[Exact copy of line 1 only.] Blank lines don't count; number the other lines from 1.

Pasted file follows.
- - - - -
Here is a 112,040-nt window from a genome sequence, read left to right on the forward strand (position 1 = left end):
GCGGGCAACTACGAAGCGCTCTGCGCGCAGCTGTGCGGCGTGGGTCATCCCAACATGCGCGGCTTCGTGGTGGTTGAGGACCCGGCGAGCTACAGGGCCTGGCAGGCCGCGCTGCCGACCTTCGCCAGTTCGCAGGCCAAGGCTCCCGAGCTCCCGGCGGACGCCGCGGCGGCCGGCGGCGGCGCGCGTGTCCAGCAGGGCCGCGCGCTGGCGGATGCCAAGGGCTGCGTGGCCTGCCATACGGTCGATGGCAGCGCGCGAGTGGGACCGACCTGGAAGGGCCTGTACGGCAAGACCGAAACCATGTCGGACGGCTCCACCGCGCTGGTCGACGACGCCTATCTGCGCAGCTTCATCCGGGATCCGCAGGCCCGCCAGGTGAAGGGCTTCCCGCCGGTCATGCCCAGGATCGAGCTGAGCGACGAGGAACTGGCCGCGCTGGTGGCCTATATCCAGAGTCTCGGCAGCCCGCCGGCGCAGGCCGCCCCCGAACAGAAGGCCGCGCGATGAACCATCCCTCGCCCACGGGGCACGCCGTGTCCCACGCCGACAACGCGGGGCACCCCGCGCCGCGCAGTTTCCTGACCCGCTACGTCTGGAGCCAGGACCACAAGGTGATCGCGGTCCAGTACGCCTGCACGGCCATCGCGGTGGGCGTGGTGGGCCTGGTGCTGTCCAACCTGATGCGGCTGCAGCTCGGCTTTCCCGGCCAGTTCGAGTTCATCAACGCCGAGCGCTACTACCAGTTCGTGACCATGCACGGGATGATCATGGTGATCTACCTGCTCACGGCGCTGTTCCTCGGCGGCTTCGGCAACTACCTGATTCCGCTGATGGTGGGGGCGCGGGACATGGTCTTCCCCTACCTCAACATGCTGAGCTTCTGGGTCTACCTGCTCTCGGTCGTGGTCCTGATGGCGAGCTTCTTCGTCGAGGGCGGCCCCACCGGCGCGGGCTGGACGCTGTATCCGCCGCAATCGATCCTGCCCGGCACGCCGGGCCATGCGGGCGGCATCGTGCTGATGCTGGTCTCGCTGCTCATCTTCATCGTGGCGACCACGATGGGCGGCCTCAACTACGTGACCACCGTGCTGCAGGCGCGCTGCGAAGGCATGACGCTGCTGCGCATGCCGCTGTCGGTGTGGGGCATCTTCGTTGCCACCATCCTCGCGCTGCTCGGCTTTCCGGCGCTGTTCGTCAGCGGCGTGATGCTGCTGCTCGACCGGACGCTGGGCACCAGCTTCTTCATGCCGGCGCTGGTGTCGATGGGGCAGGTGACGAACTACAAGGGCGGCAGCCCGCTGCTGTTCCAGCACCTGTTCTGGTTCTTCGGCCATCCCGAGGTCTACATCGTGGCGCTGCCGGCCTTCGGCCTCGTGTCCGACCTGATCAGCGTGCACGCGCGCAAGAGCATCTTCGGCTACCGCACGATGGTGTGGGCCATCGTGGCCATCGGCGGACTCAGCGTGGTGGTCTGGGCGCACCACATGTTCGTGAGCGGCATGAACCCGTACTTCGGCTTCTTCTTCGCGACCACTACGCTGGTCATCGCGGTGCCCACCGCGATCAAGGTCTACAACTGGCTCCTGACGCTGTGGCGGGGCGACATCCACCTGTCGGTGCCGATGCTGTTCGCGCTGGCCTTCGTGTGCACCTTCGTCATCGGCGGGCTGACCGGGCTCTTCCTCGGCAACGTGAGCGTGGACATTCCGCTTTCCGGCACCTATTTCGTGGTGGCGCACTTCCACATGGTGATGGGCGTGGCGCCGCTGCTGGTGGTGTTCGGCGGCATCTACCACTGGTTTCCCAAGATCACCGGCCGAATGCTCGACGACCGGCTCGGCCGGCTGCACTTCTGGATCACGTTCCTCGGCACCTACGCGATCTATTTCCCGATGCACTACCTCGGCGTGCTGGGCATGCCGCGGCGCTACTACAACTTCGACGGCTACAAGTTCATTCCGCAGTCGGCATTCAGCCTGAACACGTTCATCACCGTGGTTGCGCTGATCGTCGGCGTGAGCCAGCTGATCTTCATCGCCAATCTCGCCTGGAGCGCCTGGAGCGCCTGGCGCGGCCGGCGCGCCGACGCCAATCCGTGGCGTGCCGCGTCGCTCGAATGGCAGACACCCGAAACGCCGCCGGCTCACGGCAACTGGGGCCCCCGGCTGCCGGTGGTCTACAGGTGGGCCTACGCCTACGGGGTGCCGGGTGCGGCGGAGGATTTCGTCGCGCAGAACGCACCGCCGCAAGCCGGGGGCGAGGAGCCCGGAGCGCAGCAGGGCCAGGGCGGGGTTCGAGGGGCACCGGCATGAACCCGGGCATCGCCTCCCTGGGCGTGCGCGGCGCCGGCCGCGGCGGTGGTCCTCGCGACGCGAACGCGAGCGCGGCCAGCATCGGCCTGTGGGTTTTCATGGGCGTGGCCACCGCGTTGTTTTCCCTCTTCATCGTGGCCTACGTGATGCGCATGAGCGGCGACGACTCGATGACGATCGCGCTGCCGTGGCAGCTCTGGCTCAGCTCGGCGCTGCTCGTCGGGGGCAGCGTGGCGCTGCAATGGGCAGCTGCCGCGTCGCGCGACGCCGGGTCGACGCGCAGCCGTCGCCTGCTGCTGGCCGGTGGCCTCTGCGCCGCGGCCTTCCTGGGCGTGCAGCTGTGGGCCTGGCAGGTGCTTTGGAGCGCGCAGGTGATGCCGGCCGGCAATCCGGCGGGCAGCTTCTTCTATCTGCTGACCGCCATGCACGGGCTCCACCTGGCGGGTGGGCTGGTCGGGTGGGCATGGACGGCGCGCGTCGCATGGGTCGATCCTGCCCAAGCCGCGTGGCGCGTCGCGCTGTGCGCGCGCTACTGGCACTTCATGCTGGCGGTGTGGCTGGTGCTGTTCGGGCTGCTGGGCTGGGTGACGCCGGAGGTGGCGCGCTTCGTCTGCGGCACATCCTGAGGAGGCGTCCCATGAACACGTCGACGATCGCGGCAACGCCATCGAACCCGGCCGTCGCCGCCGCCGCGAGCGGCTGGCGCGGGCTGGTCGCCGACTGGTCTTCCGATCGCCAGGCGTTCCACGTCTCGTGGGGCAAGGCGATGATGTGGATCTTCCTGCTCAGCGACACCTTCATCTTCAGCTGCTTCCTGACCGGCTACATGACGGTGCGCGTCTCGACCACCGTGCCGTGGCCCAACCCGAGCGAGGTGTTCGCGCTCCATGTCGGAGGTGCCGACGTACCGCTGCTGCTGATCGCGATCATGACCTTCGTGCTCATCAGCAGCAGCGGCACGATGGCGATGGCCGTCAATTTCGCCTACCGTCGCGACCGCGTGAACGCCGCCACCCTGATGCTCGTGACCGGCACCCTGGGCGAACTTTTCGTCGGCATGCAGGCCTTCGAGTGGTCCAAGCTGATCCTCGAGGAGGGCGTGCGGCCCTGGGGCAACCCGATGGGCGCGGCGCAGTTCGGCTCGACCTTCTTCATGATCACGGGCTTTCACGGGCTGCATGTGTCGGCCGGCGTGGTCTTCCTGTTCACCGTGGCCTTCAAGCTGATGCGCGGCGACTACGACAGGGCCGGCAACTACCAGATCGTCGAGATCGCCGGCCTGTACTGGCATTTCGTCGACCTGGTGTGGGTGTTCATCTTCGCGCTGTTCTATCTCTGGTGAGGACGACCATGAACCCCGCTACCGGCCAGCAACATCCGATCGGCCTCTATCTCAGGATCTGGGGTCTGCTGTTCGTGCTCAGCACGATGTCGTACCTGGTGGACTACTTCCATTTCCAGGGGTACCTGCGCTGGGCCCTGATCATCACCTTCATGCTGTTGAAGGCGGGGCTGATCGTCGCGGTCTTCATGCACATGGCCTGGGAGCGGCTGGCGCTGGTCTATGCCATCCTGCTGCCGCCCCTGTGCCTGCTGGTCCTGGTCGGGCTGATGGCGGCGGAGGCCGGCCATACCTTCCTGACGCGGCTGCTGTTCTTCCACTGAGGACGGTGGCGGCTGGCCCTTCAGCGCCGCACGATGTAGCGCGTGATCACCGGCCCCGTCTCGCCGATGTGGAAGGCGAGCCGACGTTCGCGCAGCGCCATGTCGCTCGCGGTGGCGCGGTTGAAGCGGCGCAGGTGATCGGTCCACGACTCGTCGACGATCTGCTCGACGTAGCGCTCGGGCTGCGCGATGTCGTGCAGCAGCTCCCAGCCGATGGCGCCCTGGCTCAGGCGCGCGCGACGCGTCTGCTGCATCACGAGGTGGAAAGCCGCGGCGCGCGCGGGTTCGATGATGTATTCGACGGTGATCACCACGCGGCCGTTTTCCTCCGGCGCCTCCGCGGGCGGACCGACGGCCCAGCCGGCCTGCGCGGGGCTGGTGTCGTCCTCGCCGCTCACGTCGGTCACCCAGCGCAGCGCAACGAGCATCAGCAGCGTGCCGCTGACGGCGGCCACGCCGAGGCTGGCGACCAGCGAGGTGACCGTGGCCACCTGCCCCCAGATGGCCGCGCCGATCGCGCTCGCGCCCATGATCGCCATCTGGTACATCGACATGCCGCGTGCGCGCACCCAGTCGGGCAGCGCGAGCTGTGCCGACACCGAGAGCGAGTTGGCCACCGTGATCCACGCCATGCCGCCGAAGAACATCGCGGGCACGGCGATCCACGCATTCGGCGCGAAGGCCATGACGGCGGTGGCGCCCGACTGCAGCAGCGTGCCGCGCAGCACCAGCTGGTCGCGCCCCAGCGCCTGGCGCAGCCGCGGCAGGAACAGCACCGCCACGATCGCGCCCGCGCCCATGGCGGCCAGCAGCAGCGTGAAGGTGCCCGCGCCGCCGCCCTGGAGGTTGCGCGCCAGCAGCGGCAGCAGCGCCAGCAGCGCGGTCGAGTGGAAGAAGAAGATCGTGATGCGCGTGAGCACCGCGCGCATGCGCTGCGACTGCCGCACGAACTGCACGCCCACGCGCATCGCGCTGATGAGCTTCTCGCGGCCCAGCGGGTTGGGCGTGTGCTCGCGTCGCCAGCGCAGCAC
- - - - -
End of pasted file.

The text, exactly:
Here is a 112,040-nt window from a genome sequence, read left to right on the forward strand (position 1 = left end):